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Going back after maternity leave, already pregnant again - please advise!

(11 Posts)
porcupine11 Mon 24-Aug-09 13:20:59

In three weeks I'm due back at work after a year's maternity leave, and I'll be 8 weeks' pregnant. I'd love to hear what other women have done in this situation. My worries are:

- Should I take childcare vouchers? I know some workplaces might stop giving them anyway once you switch to statutory pay. Can I ask HR about this in confidence, or are they obliged to tell my boss if I'm pregnant?

- When should I tell my boss I'm pregnant? Straight away so she can secure the services of my maternity cover again, or after 12 week scan, or wait a bit longer so my pay review is not affected?

- And re pay review, I got rather stung when I was off on maternity leave. Has anyone asked for a better salary increase than offered, when the company knows you are pregnant? I really feel I am worth extra, but I know I'll only be working for a matter of months and am lucky to have been given part time working, so how much can I expect from the company?

- What do you think of women who have several maternity leaves in succession? Will my colleagues resent me?

Thank you for any advice!

geogteach Mon 24-Aug-09 13:37:21

first congratulations!
This happened to me in a teaching job, I can't say I was especially popular but it was dealt with professionally. I am fairly sure my child care vouchers continued as before. I can't really help with the pay issues as that wasn't relevent to me. In the end I took my maternity leave, worked my notice and then left. This worked for me as it was my 3rd child and coincided with the first starting school part time, so i was able to avoid child care issues I would have had by staying at home. No 3 is just starting school so time to look for another job!

bigchris Mon 24-Aug-09 13:38:51

I would definitely wait until your 12 week scan before telling your boss

Meglet Mon 24-Aug-09 13:43:17

If it is safe to do your job as it is then you could wait until the 12 week scan. But if your job is risky then your boss will need to know in order to do a risk asessment.

SazzlesA Mon 24-Aug-09 13:48:54

Message withdrawn

Chynah Mon 24-Aug-09 22:39:25

If all goes well I will be going back at about 30 weeks pregnant! Just enough time to take all my acrued leave before maternity leave starts again!

PavlovtheForgetfulCat Mon 24-Aug-09 22:42:22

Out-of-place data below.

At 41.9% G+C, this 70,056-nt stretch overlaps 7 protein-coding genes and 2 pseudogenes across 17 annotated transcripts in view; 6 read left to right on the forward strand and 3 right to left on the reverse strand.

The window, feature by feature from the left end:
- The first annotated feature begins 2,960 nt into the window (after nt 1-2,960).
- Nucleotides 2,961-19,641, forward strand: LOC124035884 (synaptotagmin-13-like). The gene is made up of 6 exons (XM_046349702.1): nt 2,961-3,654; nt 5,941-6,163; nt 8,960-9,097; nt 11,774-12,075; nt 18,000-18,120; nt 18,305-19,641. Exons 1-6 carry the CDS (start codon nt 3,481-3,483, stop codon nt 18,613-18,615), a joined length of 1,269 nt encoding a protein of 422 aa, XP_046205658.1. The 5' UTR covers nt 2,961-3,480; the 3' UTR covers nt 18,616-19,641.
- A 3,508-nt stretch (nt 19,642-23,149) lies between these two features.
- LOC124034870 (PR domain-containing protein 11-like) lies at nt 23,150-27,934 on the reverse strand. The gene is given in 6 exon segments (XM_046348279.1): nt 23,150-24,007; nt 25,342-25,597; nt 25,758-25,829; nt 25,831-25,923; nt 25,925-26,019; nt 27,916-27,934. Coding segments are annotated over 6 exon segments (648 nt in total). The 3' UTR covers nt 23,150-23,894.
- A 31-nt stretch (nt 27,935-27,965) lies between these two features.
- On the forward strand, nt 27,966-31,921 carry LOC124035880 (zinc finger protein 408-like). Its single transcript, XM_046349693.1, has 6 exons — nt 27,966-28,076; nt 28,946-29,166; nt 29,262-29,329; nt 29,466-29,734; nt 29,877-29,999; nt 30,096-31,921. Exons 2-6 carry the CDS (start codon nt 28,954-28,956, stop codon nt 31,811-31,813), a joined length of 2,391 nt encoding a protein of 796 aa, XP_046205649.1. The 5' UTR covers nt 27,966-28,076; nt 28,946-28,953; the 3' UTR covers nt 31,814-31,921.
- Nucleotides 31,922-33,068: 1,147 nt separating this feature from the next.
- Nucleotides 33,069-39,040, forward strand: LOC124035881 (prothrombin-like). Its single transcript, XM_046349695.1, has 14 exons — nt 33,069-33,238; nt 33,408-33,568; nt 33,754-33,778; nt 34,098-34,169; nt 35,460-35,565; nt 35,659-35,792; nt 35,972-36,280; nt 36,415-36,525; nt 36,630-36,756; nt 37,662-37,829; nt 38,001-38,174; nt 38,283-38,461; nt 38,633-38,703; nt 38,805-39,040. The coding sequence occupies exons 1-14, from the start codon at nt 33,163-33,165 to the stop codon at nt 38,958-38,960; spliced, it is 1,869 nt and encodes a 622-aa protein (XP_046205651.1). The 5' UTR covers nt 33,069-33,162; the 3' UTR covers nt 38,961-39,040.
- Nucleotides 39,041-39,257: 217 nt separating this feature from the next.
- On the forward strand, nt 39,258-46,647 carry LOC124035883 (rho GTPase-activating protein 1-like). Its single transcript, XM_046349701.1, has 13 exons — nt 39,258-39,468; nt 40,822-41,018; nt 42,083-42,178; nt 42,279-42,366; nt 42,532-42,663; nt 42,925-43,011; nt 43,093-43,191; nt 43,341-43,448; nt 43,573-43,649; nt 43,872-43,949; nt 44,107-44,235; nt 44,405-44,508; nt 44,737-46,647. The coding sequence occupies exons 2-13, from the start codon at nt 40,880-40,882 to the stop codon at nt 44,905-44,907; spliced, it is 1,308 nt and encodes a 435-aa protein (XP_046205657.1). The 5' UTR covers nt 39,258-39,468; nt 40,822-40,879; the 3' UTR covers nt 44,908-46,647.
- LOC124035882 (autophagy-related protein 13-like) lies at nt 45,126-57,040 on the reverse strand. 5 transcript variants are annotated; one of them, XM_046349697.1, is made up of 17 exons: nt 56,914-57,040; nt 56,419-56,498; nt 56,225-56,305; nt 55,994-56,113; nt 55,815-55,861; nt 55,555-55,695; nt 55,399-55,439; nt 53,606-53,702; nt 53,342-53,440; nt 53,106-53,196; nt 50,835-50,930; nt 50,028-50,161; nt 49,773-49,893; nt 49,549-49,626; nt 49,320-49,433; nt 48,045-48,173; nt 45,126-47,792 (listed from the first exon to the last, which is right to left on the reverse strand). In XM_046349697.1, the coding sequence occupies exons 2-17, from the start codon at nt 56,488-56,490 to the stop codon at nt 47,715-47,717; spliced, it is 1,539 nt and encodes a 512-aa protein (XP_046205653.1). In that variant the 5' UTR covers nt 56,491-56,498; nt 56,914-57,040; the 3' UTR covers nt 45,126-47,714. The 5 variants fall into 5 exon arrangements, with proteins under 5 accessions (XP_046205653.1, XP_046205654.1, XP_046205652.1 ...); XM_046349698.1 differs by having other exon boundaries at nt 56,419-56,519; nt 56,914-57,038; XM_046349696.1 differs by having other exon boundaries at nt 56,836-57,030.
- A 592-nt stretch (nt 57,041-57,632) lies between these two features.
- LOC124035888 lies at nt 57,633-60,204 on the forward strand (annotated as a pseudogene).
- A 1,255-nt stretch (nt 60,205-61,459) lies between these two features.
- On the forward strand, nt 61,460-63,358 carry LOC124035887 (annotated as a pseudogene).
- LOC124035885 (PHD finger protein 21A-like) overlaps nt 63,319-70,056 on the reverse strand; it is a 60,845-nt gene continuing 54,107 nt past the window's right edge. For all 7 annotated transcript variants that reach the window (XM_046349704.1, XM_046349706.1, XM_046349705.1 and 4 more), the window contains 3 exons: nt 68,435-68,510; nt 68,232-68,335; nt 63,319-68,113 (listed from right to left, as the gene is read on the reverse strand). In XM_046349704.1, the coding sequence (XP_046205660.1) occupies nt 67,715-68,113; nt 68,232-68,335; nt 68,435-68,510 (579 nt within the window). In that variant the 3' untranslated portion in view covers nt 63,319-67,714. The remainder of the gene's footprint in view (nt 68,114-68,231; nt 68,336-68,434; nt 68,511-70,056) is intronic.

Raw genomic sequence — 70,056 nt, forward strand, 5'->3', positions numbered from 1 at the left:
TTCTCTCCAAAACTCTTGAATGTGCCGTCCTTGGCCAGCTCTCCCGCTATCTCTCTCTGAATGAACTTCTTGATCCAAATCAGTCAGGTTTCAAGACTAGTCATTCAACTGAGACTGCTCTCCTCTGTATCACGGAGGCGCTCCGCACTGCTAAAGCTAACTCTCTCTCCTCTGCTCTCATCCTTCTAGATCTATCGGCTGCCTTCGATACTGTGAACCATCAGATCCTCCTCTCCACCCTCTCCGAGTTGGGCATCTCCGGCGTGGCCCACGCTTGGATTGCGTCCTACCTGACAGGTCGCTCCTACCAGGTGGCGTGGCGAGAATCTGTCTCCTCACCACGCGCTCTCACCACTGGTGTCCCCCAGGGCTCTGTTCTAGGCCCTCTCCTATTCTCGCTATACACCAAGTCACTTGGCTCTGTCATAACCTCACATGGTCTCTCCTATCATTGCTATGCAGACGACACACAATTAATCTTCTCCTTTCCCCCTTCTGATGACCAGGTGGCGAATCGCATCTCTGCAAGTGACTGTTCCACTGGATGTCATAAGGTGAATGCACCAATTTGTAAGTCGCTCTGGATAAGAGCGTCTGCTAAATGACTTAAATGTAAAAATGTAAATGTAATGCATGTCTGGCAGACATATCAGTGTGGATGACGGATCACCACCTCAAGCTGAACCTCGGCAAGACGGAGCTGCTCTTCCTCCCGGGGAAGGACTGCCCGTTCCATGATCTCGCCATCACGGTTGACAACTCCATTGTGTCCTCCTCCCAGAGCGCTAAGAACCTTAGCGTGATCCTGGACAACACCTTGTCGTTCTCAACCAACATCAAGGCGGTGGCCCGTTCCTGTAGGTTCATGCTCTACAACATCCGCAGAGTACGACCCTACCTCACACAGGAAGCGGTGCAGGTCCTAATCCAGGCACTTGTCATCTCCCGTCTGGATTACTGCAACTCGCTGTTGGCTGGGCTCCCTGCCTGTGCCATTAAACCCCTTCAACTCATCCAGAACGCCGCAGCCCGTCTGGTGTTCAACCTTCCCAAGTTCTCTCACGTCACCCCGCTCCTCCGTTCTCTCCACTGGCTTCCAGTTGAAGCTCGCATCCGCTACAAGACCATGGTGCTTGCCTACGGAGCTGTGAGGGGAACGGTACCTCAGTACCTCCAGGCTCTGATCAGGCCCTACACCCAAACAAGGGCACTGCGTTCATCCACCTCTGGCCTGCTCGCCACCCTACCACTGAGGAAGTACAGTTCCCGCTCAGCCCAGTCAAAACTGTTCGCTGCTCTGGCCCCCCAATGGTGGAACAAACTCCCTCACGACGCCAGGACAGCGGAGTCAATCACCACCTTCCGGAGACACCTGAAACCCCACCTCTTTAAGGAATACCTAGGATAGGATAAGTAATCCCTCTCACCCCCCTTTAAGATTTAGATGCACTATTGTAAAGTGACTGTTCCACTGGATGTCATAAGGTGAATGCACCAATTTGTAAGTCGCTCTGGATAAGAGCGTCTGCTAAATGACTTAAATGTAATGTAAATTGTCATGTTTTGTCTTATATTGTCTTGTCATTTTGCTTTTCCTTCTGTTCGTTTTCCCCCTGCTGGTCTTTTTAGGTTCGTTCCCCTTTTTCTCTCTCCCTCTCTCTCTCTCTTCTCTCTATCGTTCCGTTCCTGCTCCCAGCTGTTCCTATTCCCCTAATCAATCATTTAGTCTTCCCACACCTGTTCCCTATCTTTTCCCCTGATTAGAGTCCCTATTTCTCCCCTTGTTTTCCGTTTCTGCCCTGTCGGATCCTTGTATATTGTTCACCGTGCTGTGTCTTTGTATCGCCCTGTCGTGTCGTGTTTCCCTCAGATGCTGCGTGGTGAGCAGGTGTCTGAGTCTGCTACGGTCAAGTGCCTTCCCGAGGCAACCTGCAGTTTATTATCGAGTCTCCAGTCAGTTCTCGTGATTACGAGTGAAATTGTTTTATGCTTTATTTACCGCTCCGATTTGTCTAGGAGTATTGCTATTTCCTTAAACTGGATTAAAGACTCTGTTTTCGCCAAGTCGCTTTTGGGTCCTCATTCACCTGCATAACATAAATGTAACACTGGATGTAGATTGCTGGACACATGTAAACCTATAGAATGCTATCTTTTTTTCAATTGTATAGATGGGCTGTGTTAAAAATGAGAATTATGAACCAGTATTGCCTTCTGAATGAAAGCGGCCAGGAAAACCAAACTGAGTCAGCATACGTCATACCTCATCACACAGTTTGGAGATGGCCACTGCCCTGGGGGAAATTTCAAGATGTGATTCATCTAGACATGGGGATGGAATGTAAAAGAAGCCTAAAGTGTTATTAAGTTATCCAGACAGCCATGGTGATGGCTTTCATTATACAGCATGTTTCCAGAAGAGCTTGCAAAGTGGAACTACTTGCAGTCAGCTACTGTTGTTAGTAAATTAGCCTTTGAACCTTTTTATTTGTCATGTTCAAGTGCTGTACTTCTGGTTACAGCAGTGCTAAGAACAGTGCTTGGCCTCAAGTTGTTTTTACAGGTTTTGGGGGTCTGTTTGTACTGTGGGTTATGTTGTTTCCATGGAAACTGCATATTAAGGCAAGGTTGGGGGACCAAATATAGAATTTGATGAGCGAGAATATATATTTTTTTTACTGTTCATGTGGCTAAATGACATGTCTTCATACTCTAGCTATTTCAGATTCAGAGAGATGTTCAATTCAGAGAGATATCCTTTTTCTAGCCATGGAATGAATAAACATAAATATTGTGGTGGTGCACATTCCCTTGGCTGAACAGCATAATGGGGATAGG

By law, companies now have to pay childcare vouchers through ML if you get them normally within your salary.

SazzlesA Tue 25-Aug-09 08:14:35

Message withdrawn

PavlovtheForgetfulCat Tue 25-Aug-09 11:54:30

Me too! I did not find out until v recently and already near the end of my time at work! I think you have to be claiming by 25 weeks? Or whenever they take your salary and other perks from to calculate pay. But it would not have been much I claimed as DD is now 3 so I shan't kick myself too much!

I am not sure when it changed, but it changed quite recently so that ALL benefits received as a paid employee continue while on OML and AML, but they are not allowed to deduct any money from statutory maternity leave which means they pay your vouchers, but cannot take the money back (also means you accrue bank holidays while on leave I beleive, i know i do). Flowerbeanbag, she is the one you need to explain it better than I can, twas her who told me!

Poledra Tue 25-Aug-09 11:58:49

IME, HR are not required to inform your boss - they will probably recommend that you do, but it is not a requirement until further on. It can be very difficult to have your job risk-assessed without your boss knowing why......

porcupine11 Tue 25-Aug-09 12:04:28

Thanks for all the replies, it is very interesting about the vouchers. I think I will go and ask HR about that, and if they want me to tell my boss early then so be it.

We're such a small team within such a casual company that they don't bother with things like risk assessments. I'd rather be in a bigger company where my leave would be less noticeable. I can't help feeling too guilty about being off to look into things like claiming bank holidays back.

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